Thursday, October 9, 2014

Yes on 45, California Proposition Regulating Health Insurance Rate Changes

Individual Californians are required to buy healthcare insurance.

But we have little power to negotiate rates with the big healthcare insurance companies. Currently they set rates, and we just have to pay them.

We the people of the State of California need a way to fairly negotiate rates with the insurers.

While it is not perfect, the only reasonable way to do that is to empower the State of California government to reject rate hikes that are unfair to us.

That is what Proposition 45 establishes. Rate hikes (with the exception of those negotiated by large corporate employers) would have to be approved by the office of the Insurance Commissioner.

It is not ideal. But the Insurance Commissioner is elected, so at least we can change Commissioners if we don't like the results.

Yes on 45, Healthcare Insurance Rate Oversite.

Text and official arguments for California Propositon 45    

1 comment:

  1. Anthem Blue Cross rate increase on small group policies is excessive and unreasonable
    120,000 covered lives will be affected

    SACRAMENTO, Calif. — Insurance Commissioner Dave Jones announced today that an average 9.8 percent premium increase Anthem Blue Cross is imposing on 120,000 members in small group health insurance policies is unreasonable. This latest increase is the fourth consecutive rate increase by Anthem on small employers that the Department of Insurance found excessive and unreasonable.

    This 4th quarter rate increase for Anthem’s small group policyholders imposes an average rate increase of 9.8 percent, while over the last 24 months Anthem has raised rates on members in these small group policies an average of 24.9 percent.

    “Anthem Blue Cross is once again imposing an unreasonable rate increase on its small employer members, while continuing to make excessive profits of over 20 percent,” said Insurance Commissioner Dave Jones. "Small employers continue to struggle in this recovering economy and only dream of having the level of profits that Anthem and other health insurers have as they continue to increase their rates each year. Unfortunately, California does not have the authority to reject excessive health insurance rates, unlike 35 other states which have this authority."

    The Department of Insurance's finding that Anthem’s rate increase is unreasonable is based on Anthem’s excessive return on equity or profits, its excessive pre-tax pricing margin, its unjustified high-pricing trend of 8.6 percent, which includes a prescription drug trend of 21.4 percent, and its failure to adjust the rate for the better health status of its remaining members.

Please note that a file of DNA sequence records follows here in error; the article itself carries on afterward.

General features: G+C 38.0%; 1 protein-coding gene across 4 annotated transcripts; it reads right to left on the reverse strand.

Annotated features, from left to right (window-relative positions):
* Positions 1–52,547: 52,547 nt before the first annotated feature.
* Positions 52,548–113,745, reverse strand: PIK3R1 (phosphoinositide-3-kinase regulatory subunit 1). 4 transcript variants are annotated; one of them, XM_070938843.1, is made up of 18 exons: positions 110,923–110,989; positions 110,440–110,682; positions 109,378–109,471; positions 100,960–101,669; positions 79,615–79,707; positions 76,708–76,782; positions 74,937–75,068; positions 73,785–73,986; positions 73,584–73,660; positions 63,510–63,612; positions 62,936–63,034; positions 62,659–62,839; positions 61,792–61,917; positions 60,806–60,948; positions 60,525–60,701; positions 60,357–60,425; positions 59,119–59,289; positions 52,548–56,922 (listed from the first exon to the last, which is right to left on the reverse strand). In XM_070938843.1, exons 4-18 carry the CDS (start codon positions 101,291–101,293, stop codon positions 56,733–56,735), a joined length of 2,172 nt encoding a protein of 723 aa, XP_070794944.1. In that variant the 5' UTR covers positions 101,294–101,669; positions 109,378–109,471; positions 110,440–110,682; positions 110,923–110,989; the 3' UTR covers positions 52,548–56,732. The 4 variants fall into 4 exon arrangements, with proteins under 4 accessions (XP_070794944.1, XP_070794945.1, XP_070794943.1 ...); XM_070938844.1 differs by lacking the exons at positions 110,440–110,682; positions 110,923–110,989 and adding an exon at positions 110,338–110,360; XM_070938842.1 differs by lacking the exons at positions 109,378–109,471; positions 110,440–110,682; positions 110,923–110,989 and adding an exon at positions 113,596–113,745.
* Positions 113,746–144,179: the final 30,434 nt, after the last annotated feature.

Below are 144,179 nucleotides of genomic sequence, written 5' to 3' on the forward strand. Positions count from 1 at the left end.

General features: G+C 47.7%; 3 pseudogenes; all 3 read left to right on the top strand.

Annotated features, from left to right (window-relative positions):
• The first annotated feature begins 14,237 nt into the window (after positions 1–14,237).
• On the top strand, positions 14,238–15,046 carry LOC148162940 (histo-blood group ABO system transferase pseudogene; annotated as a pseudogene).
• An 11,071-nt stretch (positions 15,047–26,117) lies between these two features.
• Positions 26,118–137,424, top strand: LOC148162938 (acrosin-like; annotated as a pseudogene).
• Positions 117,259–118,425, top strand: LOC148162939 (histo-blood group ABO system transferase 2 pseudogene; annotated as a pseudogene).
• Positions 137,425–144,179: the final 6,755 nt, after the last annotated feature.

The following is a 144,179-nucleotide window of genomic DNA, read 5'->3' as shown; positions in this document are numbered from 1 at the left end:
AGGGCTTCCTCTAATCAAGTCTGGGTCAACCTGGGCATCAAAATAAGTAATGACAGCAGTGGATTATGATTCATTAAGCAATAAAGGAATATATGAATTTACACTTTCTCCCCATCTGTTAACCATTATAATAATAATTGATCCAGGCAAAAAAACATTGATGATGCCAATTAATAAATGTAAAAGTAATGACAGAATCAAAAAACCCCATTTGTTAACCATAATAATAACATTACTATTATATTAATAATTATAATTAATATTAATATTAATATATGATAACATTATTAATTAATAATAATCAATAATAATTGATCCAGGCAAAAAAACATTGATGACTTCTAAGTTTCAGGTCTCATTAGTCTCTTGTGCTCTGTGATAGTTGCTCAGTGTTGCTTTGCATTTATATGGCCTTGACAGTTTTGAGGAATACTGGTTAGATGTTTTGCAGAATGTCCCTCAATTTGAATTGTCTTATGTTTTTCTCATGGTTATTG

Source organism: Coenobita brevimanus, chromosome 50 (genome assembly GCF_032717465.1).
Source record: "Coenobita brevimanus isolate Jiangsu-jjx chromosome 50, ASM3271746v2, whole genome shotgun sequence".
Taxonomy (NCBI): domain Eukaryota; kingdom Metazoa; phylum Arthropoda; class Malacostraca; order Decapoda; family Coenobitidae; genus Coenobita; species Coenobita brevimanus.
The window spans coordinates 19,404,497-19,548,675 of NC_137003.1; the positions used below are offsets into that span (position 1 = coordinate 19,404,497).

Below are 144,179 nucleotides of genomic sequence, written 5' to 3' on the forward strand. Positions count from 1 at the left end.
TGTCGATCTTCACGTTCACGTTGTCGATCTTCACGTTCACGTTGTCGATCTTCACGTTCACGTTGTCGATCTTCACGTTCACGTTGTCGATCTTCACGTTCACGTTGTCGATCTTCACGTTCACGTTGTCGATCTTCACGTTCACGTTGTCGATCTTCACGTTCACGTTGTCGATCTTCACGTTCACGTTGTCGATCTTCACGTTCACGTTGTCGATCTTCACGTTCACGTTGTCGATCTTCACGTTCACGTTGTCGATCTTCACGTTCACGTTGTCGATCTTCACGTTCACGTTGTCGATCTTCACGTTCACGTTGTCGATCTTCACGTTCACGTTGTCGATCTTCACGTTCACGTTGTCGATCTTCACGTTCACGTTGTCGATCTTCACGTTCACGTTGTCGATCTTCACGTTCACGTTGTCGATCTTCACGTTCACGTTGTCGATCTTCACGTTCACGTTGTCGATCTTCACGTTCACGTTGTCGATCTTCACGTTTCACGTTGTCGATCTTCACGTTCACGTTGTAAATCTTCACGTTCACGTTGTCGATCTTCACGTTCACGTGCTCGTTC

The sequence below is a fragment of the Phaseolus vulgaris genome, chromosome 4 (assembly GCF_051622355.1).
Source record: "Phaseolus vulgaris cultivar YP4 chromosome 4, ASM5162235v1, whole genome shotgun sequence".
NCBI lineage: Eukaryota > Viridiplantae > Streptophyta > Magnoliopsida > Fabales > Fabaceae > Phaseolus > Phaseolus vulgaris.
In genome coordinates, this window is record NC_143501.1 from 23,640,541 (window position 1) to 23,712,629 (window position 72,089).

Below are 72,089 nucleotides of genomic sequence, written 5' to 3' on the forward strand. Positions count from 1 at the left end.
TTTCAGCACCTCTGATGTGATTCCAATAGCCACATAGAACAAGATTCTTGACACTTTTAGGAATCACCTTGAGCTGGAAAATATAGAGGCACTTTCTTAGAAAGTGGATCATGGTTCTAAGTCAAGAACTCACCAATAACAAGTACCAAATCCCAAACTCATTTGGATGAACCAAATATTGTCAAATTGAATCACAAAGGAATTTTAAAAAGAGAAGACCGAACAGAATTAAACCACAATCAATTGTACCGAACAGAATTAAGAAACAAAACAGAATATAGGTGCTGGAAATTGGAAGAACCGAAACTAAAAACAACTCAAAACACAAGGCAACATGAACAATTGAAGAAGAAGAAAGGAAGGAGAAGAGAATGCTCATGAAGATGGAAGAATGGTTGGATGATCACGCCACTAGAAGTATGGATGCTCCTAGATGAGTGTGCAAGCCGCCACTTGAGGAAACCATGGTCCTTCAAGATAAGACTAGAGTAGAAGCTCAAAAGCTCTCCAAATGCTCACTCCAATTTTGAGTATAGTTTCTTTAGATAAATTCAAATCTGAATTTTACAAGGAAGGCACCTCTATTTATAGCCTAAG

Also of note, last year Anthem shifted $75.5 million of income to what they call a premium deficiency reserve. This accounting maneuver was unwarranted and unjustified and decreased Anthem's reported net income for 2013 and masked the fact that the company’s profit was over 20 percent. In five out of the last six years Anthem has attained a greater than 20 percent profit.

    “For the fourth consecutive time, over two years, Anthem has decided to implement an excessive and unjustified rate increase on small employers. This pattern and practice of excessive premium increases has a cumulative impact on the bottom line for California small businesses and yet, we are powerless to stop it. Anthem’s refusal to lower this excessive rate increase means that small businesses will be charged $33 million in excessive premium and their only choices are to drop coverage or shop for other coverage, which often means a change in benefits or medical providers for their employees. California’s small employers deserve better than excessive rate increase after excessive rate increase,” added Jones.

    The department’s conclusion that Anthem’s rate increase is excessive and unreasonable is based on data provided by the company and a comprehensive analysis by the department’s actuaries. The department's health actuaries reviewed all aspects of the rate filings, including past claims history, utilization trends, medical and administrative costs, return on equity, and many other elements of the rate, and determined it was unreasonable.

    The commissioner’s authority is limited to reviewing rate filings, with no authority to stop excessive health insurance rates from being imposed on policyholders. While state law requires the commissioner to determine if rates are excessive or unreasonable, neither state nor federal law makes the commissioner’s determination binding on the health insurers.